Daggett considers gubernatorial run success despite results


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Photo by Dan Bracaglia |

Independent candidate Chris Daggett gives his concession speech last night after Governor-elect Chris Christie won the race for governor. Although he recognized his chance to win as a long shot, Daggett viewed his campaign as an accomplishment


BASKING RIDGE — As a nail-biter of an election chattered into last night, one thing was clear: Christopher J. Daggett had become one of the most successful Independent candidates in recent New Jersey history.

At the Dolce Hotel in Basking Ridge, the town he calls home, Daggett addressed the gathered supporters and reporters.

"We don't know who won this election, but it's not us," said Daggett, who garnered 5.5 percent of the vote, according to election results.

He said his supporters should unite behind whoever wins the election due to the significant issues facing the state.

Photo: Dan Bracaglia  
Photo: Dan Bracaglia

Daggett hugs his daughter Alexandra.

Daggett said the race gave conclusive proof that the two-part system is broken.

"Government is not the problem," Daggett said. "Our two-party system is what the problem is. Government needs independent thinking people — people not aligned with political parties or beholden to special interest."

Daggett said New Jersey citizens should be ashamed by the tone of the campaign and should work day and night to stop such behavior.

New Jersey learned Republicans and Democrats will do anything to win an election throughout the course of the campaign, Daggett said.

He expressed disgust with the corrosive nature of the campaign.

"If you look at tonight — low voter turnout — people were disgusted with the charges, allegations and negative campaigning," Daggett said. "We're all losers tonight."

Nonsense about traffic records, robocalls and whether he was a Democratic plant leads to disinterest in politics, he said.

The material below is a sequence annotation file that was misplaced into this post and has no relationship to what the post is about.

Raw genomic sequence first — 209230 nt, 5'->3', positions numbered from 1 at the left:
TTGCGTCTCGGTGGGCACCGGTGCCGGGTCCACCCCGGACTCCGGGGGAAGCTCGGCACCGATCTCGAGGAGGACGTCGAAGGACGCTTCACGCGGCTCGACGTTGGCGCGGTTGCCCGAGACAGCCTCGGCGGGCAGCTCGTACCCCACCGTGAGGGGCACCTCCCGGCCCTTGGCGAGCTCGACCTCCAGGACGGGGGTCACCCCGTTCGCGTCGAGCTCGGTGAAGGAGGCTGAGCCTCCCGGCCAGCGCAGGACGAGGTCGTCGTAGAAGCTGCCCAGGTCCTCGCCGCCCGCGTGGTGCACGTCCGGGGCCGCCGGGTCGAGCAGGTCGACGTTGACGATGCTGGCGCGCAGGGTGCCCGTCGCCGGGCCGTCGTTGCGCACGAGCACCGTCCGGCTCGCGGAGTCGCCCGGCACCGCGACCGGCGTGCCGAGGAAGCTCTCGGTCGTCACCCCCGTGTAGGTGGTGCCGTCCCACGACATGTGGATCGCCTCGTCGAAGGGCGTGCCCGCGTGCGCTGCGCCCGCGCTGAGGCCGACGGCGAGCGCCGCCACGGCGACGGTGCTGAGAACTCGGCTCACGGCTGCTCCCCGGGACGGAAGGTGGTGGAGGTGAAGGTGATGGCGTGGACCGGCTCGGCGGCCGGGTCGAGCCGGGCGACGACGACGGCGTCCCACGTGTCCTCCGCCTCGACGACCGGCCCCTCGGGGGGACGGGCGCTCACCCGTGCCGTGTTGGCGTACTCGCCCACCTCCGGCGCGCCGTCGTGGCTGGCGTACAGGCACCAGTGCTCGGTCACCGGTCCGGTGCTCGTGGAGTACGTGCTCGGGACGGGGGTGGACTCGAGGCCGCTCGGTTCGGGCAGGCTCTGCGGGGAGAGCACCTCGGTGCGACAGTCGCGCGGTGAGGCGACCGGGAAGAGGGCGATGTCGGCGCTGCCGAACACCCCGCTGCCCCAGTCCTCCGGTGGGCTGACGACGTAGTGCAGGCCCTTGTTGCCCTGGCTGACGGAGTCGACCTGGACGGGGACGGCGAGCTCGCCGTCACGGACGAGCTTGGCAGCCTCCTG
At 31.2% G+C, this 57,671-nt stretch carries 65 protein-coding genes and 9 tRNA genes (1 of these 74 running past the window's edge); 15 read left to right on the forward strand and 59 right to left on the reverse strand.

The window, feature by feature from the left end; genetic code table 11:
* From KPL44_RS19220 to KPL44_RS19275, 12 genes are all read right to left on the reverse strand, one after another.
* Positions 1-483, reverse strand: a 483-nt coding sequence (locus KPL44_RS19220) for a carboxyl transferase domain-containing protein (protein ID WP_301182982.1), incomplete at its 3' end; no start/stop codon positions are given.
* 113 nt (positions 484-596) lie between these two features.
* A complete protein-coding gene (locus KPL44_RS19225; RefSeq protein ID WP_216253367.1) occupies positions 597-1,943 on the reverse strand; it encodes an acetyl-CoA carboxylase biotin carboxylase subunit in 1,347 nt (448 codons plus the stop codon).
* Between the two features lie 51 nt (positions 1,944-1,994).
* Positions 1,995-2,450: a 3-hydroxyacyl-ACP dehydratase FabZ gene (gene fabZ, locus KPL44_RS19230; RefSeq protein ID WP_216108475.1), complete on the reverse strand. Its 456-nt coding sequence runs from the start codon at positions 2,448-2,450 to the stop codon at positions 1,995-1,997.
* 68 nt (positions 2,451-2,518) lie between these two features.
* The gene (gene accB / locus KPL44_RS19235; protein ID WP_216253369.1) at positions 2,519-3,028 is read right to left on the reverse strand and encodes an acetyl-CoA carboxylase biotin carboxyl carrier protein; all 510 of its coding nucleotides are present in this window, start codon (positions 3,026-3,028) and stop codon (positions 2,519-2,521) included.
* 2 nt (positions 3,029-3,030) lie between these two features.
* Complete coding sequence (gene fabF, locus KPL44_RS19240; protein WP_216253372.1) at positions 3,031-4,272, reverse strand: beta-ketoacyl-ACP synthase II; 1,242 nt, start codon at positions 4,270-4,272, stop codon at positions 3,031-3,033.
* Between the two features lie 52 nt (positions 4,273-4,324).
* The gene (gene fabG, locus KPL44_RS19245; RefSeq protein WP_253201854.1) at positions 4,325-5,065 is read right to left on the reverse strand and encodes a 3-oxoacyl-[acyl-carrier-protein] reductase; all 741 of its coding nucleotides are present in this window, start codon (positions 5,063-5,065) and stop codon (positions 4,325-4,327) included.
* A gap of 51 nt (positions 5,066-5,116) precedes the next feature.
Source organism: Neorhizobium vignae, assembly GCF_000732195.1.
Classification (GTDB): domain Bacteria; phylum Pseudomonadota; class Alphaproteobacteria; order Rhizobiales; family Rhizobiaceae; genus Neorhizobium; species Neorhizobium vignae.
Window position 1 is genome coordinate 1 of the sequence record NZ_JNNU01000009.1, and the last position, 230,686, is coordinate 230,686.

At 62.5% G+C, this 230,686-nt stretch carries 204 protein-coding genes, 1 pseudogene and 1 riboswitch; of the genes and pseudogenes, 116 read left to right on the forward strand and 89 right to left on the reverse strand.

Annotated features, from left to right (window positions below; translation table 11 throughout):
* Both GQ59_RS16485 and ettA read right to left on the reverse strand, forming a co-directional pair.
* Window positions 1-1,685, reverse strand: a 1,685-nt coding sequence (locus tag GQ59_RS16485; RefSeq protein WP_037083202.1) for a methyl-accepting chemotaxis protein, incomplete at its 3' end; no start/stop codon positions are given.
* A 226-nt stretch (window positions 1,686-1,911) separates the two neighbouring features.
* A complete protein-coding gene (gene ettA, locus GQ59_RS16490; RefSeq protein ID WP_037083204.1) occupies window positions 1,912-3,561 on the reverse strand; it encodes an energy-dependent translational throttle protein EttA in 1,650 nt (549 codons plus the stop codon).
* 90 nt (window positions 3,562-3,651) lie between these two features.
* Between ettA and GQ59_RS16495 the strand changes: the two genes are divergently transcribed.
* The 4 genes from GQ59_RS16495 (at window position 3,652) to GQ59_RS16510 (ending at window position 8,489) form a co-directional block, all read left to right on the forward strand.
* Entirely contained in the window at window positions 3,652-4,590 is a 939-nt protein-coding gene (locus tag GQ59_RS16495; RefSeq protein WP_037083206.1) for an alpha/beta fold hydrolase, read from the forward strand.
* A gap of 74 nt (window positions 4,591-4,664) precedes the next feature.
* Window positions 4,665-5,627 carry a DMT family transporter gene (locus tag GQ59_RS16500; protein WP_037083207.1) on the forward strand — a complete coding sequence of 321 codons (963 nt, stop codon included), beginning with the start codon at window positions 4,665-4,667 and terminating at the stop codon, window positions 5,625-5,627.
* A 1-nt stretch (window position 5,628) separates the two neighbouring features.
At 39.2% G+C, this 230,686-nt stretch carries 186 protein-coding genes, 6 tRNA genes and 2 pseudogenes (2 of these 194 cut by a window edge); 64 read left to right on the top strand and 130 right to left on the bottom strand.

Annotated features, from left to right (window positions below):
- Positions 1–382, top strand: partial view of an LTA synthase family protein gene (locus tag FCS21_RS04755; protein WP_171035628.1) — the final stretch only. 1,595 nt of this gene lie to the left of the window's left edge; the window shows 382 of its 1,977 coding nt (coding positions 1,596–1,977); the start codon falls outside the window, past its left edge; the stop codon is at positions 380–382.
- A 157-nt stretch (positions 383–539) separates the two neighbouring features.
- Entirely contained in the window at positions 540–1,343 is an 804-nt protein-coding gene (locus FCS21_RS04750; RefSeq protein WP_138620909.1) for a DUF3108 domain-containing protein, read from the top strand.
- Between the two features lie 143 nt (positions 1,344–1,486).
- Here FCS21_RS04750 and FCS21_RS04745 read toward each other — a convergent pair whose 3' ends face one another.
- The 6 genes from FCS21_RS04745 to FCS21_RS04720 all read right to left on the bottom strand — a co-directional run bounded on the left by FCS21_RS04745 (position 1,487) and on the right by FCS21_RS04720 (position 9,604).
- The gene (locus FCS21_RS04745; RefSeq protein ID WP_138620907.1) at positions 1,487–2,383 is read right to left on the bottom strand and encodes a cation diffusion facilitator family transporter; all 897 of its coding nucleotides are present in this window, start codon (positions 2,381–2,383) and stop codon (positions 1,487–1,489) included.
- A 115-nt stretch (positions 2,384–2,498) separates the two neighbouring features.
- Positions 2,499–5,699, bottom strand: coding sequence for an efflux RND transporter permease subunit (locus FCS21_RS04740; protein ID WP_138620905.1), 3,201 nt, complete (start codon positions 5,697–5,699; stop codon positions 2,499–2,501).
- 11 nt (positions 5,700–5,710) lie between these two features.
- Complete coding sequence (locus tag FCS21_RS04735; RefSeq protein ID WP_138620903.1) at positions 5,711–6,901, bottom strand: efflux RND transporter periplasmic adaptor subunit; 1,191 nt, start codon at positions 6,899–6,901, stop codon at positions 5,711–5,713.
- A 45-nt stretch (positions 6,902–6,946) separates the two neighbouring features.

"Pointless politics and campaigns that have no substance are not what democracy is all about in the books that I read, everything I've learned as a kid and an adult," Daggett said. "There was no conspiracy between me and [Gov.] Jon [S.] Corzine."

Daggett said those who campaigned for him stood tall for the belief that there was nothing wrong with voting for the right person.

He campaigned on promises to lower property taxes while increasing sales taxes, cut the size and cost of government at all levels, protect the state's environment, fund open space preservation and develop an offshore wind industry.

Citizens need to find a way to end negative campaigning, he said.

Daggett lauded the efforts of his campaign during his speech, thanking The Star-Ledger and the New Jersey Sierra Club for their unexpected endorsements.

"Collectively it was the mouse that roared," Daggett said. "I think New Jersey ought be thankful for them."

During the summer, Daggett's showing in the polls jumped. His performance in the gubernatorial race built upon the momentum. The support dropped off for the election but those gathered in Basking Ridge believed he still had an impact.